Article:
Do we really wonder why the suicide rate is so much higher for men than it is for women when our society now accepts casual misandry as the norm? The head of network rail, Mark Carne, has said he plans to fast-track women recruits and double female representation in his organisation to 30 per cent, laying the cultural failure of the organisation of the hands of the industry’s “macho” culture, which is, of course, all the fault of men and a poor gender balance.
Once again, the message goes out to men that anything male-dominated in society is fundamentally wrong. It’s a familiar pattern: construction; IT; STEM (science, technology, engineering and maths) subjects; now railways. Male dominated. Wrong. Industries men built – and in the case of railways often died in doing so – now turn on them.
Now it should be said that the job of a chief executive is ruthlessly to root out cultural failures in their organisation. However, he is guilty of the same crude sexist pigeon-holing that would get you sacked instantly if you tried it in reverse. Are all men swaggering and macho? Are all women gentle, good at attention to detail and customer service? Are the one in six of his employees who are currently female to be absolved for the company’s failures, and just the men found guilty?
Imagine, also, if the boss of a female-dominated profession had said something like this: “Our organisation’s failures can be laid at the hands of its girly culture. There are simply too many women. I am going to fast-track the appointment of men.” The reason you never hear these sorts of remarks is not just because it’s plain wrong and insulting to make them but because you wouldn’t survive five minutes if you did. His views are also fundamentally demeaning to women, who are not to be primarily judged on their own merits but to fill a supposedly magical 30 per cent quota.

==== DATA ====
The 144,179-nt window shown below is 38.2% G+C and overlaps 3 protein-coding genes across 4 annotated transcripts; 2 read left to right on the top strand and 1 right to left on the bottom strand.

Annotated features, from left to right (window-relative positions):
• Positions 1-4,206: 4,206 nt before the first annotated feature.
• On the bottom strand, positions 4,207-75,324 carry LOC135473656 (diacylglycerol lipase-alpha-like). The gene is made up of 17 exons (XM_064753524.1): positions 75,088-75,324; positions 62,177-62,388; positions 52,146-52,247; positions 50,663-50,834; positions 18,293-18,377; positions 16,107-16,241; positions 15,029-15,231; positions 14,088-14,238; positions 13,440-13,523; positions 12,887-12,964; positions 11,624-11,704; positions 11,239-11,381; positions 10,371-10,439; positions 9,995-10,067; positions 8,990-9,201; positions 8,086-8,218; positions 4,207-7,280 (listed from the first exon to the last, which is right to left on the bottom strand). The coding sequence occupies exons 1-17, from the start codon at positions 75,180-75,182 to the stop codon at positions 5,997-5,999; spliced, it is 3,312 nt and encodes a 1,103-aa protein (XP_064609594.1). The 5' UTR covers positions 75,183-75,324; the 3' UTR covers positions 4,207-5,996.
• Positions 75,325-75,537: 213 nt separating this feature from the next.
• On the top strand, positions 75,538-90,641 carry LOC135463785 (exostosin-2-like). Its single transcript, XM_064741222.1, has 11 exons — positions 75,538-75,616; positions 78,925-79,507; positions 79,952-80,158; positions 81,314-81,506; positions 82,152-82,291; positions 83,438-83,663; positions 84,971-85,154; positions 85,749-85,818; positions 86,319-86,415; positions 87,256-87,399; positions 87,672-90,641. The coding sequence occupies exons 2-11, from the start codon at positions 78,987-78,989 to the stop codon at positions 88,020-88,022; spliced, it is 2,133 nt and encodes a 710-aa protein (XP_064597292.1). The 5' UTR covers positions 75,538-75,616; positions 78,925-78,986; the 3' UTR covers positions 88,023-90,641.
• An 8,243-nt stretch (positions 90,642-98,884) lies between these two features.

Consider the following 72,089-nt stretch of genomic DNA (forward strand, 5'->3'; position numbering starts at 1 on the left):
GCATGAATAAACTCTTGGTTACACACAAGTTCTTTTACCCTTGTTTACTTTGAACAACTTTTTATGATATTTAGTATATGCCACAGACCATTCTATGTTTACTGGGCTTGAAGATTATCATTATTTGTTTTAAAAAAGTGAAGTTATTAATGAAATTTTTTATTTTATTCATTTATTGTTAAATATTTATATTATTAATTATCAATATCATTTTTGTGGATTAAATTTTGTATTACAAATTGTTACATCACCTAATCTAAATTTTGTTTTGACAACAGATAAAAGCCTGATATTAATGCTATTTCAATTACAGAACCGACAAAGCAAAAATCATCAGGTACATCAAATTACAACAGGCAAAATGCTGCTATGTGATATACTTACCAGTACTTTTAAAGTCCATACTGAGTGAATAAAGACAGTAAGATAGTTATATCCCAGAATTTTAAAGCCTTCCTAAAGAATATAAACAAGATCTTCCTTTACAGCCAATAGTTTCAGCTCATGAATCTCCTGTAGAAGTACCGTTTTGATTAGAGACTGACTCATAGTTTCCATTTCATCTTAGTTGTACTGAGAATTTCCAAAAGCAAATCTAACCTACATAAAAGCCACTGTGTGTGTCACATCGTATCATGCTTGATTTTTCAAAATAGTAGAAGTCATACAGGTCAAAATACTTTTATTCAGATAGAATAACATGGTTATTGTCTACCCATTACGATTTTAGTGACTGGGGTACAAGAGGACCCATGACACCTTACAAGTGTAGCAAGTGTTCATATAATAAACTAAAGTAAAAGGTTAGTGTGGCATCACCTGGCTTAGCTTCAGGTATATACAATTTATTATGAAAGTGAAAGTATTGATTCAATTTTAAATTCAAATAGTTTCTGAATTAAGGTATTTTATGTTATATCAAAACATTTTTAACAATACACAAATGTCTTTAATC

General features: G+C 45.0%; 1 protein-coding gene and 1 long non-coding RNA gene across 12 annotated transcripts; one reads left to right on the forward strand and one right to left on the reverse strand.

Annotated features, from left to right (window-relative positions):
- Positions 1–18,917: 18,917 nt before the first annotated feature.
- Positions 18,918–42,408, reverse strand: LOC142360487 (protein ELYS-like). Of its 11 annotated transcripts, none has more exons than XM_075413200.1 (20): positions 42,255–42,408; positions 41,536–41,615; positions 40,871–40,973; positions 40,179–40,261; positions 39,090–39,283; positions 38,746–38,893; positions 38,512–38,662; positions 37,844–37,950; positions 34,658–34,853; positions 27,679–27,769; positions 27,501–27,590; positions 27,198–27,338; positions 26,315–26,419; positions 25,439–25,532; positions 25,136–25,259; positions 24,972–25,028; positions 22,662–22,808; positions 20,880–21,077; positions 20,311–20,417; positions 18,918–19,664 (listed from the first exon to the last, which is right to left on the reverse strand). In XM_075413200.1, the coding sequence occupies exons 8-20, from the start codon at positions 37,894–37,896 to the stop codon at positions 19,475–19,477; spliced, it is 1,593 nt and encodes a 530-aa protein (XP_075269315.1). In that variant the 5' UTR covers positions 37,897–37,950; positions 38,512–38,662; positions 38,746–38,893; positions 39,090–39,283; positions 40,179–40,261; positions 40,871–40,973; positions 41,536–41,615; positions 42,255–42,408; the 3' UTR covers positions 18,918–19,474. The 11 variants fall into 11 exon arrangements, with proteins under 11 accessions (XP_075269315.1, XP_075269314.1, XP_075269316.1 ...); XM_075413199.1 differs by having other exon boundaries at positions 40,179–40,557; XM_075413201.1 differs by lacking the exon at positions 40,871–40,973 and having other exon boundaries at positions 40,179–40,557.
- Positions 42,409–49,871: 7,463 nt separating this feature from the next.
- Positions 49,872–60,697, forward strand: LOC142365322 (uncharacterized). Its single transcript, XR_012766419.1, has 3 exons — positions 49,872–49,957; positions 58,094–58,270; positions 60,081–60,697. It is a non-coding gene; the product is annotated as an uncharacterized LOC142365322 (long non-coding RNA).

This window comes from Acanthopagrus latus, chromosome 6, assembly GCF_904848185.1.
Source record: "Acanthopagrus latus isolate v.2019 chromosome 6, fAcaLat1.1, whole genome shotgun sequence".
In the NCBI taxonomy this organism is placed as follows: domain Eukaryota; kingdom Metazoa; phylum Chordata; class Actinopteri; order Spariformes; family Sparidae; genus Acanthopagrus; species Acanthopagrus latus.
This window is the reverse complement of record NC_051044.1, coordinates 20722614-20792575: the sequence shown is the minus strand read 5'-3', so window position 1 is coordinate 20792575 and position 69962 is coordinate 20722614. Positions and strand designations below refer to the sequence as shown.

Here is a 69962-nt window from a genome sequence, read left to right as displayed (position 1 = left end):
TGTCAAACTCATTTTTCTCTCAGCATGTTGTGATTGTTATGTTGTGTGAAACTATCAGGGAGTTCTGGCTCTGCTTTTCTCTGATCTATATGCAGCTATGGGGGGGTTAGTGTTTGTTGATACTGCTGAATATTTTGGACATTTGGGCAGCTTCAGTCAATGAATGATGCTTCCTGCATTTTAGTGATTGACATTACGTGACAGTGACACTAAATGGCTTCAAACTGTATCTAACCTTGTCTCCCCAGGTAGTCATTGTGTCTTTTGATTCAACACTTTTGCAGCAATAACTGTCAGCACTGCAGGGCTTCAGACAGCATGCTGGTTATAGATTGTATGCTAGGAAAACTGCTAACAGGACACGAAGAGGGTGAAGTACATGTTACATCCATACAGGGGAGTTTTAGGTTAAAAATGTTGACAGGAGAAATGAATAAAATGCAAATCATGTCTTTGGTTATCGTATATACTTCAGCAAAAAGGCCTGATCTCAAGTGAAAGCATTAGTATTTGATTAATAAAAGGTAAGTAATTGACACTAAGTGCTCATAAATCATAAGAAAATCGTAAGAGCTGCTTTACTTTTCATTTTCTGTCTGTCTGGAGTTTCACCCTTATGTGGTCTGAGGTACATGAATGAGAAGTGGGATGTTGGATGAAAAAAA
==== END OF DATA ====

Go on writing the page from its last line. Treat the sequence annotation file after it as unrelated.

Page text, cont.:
A more competent and less boorish chief would have said something like this: “Our culture is flawed and we need to address this. We need to pay more attention to customer service and empathy, and our recruiting and training policy will in future reflect this.”
Now, it is very likely that such an emphasis would lead to a greater number of women being appointed, because the skills he deems necessary are on average found more in women than in men, and that’s absolutely fine. However, to traduce men they way he did should be socially unacceptable. The great tragedy for our society is that it is not, and we all pay the price as little by little men get the message and withdraw from society – and even, as Kathy Gyngell wrote here so movingly this week, from life itself.
Since Mr Carne believes so passionately that his organisation employs too many men, perhaps he would like to make a personal example by getting rid of one job – his own. He should go, and go now.